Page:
In relationships, expectations can often have unexpected consequences

July 14, 2011

From Bangkok Post
For happy couples, few things in life come close to the feeling of being in love and being loved in return; it’s like living in a magical fantasy land where all is bright and beautiful. But many of us suffer a very rude awakening, later on, when our ideals are not being realised and our initial perceptions turn out to be false: it transpires that the object of our devotion is not the partner we’d expected him or her to become.
Being a relationship counsellor, I have observed many relationships unwind because the two parties can’t handle the disappointment of seeing great expectations not being fulfilled.
Having some expectations is normal and healthy, though nowadays people _ especially members of the younger generation _ tend to have too many expectations. This may reflect the unrealistic, idealised version of romantic love often portrayed in popular contemporary novels and TV dramas. Here, in the real world, unmet expectations have always been an abundant source of conflict and unhappiness in relationships and a leading cause of break-ups.
Men and women have many traits in common, but don’t expect them to think alike. It’s not realistic to expect your spouse to know everything that you’re feeling. Arguments between men and women often go unresolved, with one partner storming off in a huff shouting, “You don’t understand me at all!” My advice to couples is that each partner should make a concerted effort to better understand the other; after all, if you try to understand your partner, your partner is more likely to respond positively by trying to understand you better, too.
“The grass is always greener on the other side of the hill” is a famous expression filled with irony. It is human nature to assume that the things other people have are somehow better that what we have _ and that includes partners. This can lead to a mindset of “why can’t my partner by like his (or hers)?” which can be symptomatic of a relationship in peril. Since we’re talking about expectations, couples are well advised to expect that the grass is no more or less green than on the other side of that proverbial hill. In times of frustration, you may want to tell your partner, “I wish I had a spouse like so-and-so.” But imagine how painful it would be for your partner to hear that. Regardless of what is causing the problems in your relationship, remarks like that only make things worse. So do your relationship a favour and keep thoughts like that to yourself!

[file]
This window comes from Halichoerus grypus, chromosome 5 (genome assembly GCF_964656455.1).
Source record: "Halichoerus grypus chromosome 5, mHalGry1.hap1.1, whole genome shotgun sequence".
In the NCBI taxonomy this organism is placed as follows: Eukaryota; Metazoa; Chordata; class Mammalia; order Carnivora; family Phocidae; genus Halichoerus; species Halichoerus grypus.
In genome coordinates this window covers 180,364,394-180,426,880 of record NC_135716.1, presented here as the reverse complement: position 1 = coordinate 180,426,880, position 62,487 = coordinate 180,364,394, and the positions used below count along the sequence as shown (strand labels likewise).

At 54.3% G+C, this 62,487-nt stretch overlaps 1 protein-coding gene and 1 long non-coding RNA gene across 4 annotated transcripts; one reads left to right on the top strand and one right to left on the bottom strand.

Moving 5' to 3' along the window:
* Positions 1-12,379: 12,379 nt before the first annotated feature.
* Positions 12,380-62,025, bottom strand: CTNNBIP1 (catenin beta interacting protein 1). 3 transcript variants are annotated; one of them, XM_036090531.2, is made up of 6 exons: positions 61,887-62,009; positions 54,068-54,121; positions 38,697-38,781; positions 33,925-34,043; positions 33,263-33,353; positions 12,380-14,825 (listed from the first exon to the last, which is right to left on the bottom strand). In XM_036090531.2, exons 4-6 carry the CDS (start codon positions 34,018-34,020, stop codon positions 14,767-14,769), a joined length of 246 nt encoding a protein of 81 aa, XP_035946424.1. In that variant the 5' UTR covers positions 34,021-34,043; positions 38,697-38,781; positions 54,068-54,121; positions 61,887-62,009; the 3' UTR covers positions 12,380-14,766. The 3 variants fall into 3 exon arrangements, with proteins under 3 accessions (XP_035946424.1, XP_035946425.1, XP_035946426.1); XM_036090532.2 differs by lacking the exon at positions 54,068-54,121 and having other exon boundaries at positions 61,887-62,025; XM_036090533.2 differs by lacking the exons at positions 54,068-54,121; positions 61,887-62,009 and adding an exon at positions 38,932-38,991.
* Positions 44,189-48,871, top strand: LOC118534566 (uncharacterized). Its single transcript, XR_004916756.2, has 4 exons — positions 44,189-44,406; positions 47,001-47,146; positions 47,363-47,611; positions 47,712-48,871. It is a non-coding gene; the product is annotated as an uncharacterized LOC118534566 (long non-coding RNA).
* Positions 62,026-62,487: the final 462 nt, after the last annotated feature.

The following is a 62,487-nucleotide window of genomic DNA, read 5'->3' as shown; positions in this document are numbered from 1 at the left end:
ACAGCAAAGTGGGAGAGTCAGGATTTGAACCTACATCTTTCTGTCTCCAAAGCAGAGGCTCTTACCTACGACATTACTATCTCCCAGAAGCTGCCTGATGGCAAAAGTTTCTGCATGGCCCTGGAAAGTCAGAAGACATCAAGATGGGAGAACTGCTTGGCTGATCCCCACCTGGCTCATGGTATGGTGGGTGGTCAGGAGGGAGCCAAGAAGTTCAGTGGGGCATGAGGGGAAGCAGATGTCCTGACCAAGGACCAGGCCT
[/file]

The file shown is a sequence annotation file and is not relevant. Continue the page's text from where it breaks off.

Many newlyweds enter marriage expecting to have lots of time to spend with their spouses, but work and other demands on your time too often win out. It’s also becoming more common to meet couples who work in separate cities and live together only on the weekends.
Relationships can survive _ and even thrive _ despite these pressures on one’s time. The quality of the time you spend together matters more than the quantity. Be sure to treasure the time you spend with each other; do things together that are meaningful instead of entertaining thoughts that your spouse doesn’t care enough about you.
The question of whether to share everything is usually about sharing money. It’s hardly rare for one partner to experience financial troubles that require help from the other. It shouldn’t place too heavy a strain on the relationship if it’s only a one-off or occasional occurrence. But financial problems can fester and grow to the point of sabotaging relationships. One practice that tends to help is for partners to retain for their own personal use any money they earn doing extra work.
Once a couple has spent a period of time living together, they begin to notice instances of their partner doing something surprising or unexpected; it might be as simple as a gesture or habitual movement they hadn’t noticed before. These new things result from their having reached a higher comfort level with each other, so there’s less need to hide things. Unless you notice your partner doing something awful or disturbing, the best response is to accept the change and cope with it. And remind yourself, every now and then, that there’s no such thing as a perfect person _ you and your partner included.
In one sense, an expectation is a tool for forcing one’s own way of thinking onto someone else. Sure, you may succeed in getting your partner to eventually change into someone closer to what you want; but the consequence of clinging to this expectation is that, rather than loving your partner for the person he or she is, you are actually loving an unreal, idealised image _ something created by your own imagination _ of the partner you wish you had.
When two people endure the countless obstacles and unwelcome surprises that life throws at them, yet are still able to hang onto a shared desire to be with each other in spite of it all… that’s the kind of love I’m talking about.


Writer Dr Pansak Sugkraroek is a reproductive endocrinologist at Bumrungrad Hospital.

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